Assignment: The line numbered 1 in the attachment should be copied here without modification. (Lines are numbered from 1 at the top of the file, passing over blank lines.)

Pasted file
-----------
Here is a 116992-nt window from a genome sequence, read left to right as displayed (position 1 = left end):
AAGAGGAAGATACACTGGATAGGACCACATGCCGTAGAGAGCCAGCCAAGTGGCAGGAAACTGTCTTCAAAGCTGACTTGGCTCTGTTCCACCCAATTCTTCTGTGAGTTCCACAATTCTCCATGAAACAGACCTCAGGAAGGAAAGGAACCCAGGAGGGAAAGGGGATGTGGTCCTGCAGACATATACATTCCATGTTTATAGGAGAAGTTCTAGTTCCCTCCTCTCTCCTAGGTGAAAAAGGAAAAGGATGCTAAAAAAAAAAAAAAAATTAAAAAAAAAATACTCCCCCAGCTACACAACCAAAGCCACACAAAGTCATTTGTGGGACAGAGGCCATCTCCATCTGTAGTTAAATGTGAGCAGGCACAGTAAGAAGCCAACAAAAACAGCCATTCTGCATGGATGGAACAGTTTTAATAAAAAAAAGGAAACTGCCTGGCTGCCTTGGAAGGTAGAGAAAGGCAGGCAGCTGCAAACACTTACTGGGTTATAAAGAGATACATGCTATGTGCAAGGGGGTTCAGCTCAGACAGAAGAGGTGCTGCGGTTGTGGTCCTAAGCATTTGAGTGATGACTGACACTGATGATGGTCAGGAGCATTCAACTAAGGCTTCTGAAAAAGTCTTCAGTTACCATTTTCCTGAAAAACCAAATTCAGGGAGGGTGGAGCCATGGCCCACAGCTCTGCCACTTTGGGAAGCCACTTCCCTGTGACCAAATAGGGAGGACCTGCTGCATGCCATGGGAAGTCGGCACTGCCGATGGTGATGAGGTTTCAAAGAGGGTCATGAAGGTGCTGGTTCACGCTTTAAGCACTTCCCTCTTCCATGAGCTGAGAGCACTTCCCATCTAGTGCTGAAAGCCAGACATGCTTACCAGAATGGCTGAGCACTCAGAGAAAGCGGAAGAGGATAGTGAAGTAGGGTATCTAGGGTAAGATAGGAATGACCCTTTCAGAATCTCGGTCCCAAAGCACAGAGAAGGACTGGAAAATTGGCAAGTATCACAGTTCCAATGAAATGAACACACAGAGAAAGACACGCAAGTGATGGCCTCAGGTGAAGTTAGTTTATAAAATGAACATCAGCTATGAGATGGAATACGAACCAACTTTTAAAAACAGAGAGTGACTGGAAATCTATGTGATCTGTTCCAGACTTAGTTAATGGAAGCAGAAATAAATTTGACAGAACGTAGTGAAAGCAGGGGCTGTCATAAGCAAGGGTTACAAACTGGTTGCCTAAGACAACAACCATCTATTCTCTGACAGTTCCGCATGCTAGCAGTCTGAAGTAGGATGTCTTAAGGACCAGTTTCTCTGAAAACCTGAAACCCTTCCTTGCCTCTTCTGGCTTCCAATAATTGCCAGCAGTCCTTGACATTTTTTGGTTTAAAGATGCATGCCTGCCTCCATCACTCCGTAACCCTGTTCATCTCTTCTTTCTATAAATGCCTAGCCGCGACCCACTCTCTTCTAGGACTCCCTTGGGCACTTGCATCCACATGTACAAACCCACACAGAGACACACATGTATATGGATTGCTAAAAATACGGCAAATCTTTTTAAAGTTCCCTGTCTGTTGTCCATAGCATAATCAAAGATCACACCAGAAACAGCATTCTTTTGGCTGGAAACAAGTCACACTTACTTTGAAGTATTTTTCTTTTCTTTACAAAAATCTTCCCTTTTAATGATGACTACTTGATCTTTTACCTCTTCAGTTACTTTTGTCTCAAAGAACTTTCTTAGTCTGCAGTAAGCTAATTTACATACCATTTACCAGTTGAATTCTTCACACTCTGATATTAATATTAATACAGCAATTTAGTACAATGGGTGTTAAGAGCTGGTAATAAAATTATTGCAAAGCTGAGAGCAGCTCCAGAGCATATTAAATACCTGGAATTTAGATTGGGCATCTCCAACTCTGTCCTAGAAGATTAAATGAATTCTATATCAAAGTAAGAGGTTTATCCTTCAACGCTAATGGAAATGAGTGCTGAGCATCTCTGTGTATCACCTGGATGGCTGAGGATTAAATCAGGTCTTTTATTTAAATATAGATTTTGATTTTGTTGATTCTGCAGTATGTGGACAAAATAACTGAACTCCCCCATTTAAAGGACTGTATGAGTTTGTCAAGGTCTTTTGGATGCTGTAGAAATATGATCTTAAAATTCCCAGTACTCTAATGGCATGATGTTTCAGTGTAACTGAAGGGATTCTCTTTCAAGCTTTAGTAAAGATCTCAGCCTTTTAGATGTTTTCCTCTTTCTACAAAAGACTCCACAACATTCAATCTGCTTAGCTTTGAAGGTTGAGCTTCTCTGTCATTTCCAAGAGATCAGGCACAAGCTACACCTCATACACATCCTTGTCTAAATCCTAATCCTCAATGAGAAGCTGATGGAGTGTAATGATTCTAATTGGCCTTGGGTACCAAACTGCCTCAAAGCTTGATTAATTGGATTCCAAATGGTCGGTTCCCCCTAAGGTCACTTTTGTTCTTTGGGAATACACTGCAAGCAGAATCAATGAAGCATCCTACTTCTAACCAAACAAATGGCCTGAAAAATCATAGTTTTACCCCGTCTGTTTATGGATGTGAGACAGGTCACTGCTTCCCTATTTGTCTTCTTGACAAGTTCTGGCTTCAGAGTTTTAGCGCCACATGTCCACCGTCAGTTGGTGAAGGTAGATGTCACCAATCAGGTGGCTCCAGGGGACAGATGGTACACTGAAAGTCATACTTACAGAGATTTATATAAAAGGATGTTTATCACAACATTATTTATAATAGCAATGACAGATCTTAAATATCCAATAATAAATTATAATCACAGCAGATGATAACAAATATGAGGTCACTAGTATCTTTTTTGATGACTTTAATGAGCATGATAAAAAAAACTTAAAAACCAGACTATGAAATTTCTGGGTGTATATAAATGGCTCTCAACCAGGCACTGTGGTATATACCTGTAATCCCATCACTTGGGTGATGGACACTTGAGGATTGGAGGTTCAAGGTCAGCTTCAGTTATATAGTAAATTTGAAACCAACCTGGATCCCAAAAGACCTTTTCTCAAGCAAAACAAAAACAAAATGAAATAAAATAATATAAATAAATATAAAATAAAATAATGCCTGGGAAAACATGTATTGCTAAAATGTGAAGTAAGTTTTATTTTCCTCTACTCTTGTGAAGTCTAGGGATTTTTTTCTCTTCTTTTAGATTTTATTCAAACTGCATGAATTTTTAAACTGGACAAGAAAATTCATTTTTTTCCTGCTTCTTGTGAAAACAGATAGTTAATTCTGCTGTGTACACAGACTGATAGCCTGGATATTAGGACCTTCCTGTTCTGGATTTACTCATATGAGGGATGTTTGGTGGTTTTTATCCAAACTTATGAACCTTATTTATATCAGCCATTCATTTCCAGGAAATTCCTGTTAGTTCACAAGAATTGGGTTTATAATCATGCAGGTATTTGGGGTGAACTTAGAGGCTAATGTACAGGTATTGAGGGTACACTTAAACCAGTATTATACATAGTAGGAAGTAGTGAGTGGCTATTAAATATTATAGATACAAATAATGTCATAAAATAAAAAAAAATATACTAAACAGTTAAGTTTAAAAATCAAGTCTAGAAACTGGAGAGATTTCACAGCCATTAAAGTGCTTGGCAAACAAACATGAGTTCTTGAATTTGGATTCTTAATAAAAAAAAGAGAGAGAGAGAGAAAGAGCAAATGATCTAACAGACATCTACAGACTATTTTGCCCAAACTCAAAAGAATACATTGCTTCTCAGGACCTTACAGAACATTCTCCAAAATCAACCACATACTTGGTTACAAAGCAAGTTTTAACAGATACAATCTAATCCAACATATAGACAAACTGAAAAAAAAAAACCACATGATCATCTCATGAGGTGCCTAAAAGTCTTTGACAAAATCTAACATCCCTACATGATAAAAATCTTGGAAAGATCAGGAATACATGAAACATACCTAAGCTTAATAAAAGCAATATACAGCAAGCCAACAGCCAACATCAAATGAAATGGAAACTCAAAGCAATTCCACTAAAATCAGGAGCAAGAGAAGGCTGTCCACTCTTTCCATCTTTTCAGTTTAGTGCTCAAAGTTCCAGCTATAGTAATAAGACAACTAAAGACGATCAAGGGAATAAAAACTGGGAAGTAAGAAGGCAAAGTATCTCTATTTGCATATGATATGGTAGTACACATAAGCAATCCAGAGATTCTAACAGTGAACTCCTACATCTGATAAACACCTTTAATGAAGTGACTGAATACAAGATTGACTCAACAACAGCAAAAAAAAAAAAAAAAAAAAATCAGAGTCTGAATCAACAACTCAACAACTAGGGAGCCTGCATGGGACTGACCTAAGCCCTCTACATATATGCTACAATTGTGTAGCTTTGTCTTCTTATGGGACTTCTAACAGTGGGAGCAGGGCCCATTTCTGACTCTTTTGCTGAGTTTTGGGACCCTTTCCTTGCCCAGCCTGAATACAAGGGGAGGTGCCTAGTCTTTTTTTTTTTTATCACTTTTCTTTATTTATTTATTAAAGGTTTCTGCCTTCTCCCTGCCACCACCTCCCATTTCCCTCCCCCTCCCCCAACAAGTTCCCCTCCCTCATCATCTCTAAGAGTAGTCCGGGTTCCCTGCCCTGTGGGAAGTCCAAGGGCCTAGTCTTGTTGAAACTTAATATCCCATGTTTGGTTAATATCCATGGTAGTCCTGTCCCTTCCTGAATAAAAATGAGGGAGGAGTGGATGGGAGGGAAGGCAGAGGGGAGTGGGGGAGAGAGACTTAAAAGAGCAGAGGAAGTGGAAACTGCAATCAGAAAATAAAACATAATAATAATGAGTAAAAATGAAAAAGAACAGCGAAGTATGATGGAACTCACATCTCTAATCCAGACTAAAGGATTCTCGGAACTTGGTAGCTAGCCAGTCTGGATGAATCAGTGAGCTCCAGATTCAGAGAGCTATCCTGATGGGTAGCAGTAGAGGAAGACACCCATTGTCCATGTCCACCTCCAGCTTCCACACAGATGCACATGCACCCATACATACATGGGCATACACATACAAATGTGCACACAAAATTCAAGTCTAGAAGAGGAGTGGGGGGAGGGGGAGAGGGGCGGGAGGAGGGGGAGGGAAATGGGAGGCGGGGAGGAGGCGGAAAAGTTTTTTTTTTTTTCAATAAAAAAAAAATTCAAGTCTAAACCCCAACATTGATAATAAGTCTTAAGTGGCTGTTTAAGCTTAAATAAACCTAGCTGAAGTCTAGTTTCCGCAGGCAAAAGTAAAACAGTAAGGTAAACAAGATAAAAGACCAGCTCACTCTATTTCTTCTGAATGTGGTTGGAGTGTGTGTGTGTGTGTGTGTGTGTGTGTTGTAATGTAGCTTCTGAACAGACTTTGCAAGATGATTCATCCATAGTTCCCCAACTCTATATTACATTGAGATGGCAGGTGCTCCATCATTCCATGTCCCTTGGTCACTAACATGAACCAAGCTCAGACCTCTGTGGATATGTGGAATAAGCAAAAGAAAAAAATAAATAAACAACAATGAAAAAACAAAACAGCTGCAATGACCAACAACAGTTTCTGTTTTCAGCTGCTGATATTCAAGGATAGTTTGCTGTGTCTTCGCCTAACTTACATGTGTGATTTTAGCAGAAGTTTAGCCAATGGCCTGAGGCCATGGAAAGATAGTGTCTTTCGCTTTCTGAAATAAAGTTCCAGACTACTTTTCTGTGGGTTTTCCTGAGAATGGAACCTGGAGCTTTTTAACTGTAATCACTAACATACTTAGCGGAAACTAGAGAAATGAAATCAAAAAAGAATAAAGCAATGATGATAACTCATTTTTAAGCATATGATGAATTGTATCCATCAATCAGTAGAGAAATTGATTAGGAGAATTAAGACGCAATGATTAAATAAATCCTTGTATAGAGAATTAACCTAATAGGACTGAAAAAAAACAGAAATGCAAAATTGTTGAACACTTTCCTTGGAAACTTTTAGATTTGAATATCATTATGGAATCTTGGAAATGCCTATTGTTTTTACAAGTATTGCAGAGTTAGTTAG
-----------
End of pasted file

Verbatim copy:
Here is a 116992-nt window from a genome sequence, read left to right as displayed (position 1 = left end):